Its another Friday night in the late summer, which means one thing in Central Illinois, FOOTBALL! Something about the pageantry and passion of small towns and big towns alike. It begins early in the day when the kids arrive at school either adorned in their jersey, or their boyfriend’s jersey, or their team colors. Plans are being made about when and where to meet up to eat, some of the more die-hard will fire up the grill and tailgate, home and away. When the kids finally get through a “useless” day of school, ITS ON.
Coaches head to the classroom for the final prep before kickoff. Players are eating and watching a video/film or getting into a zone via the iPod. Parents are getting work and chores tackled so they can come and cheer on their loved ones and the team.
What are we, the athletic trainers, doing? Worrying. Planning. Preparing. For the unexpected! In football you can expect a lot of things, maybe not the outcome, but for the most part the game plan and expectations are in place. In athletic training you never know what you will see or do. The ol’ saying “prepare for the worst and hope for the best” is exactly what game day is like for athletic training.
One week you will see nothing but a cut on the arm, the next you have separated shoulders, broken fingers, and tons of cramps. I have always thought that if I am doing nothing I have done my job perfectly, as I have prevented and prepared for all issues. If you can have 2-3 weeks of a 9 week season like that you have done a great job. Since the 2003 season and my maturation as a professional I have rarely seen those types of games. Not because I have been associated with “weak” kids, but that the collisions are bigger and my education has been better.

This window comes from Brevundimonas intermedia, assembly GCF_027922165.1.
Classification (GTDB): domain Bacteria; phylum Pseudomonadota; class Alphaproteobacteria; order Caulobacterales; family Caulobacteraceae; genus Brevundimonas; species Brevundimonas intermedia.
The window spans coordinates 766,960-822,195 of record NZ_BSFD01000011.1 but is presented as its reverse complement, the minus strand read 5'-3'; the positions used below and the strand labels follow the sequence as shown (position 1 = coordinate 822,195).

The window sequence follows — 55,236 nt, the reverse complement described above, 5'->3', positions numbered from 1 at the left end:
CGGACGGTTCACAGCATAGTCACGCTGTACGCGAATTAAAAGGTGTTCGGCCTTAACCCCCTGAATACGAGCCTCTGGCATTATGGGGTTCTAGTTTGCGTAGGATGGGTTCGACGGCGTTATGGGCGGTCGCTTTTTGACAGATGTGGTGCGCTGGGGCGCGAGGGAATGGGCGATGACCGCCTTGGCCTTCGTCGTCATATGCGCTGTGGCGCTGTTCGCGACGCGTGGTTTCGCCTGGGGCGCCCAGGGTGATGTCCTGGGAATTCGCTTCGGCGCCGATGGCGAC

I would say between one to three times a game I have asked a player about their head, mostly due to a hit that they have sustained. In 2002, being young and not as in tuned with the concussion issue, there were players that I felt were OK to return to play. And based upon research and publications at the time, I was doing the right thing. But after the season I noticed more and more athletes complaining of headaches, and one parent telling me that their son’s grades had slipped. That is when I took notice and began to dig deeper.
I became more protective of kids when a head injury was suspected, even went to the extreme of running onto the field of play when a coach tried to put a player back in, when I clearly stated he could not return. So now on Friday Nights when the kids are playing, the coaches, coaching and the fans cheering, I spend all that time searching, searching for things that I cannot prepare for, but things that will make life as a student-athlete better and safer.
The conclusion of this convoluted mess is that athletic trainers are busy, even when it looks like they are standing there, if you get the chance make sure you let them know you care and appreciate what they do!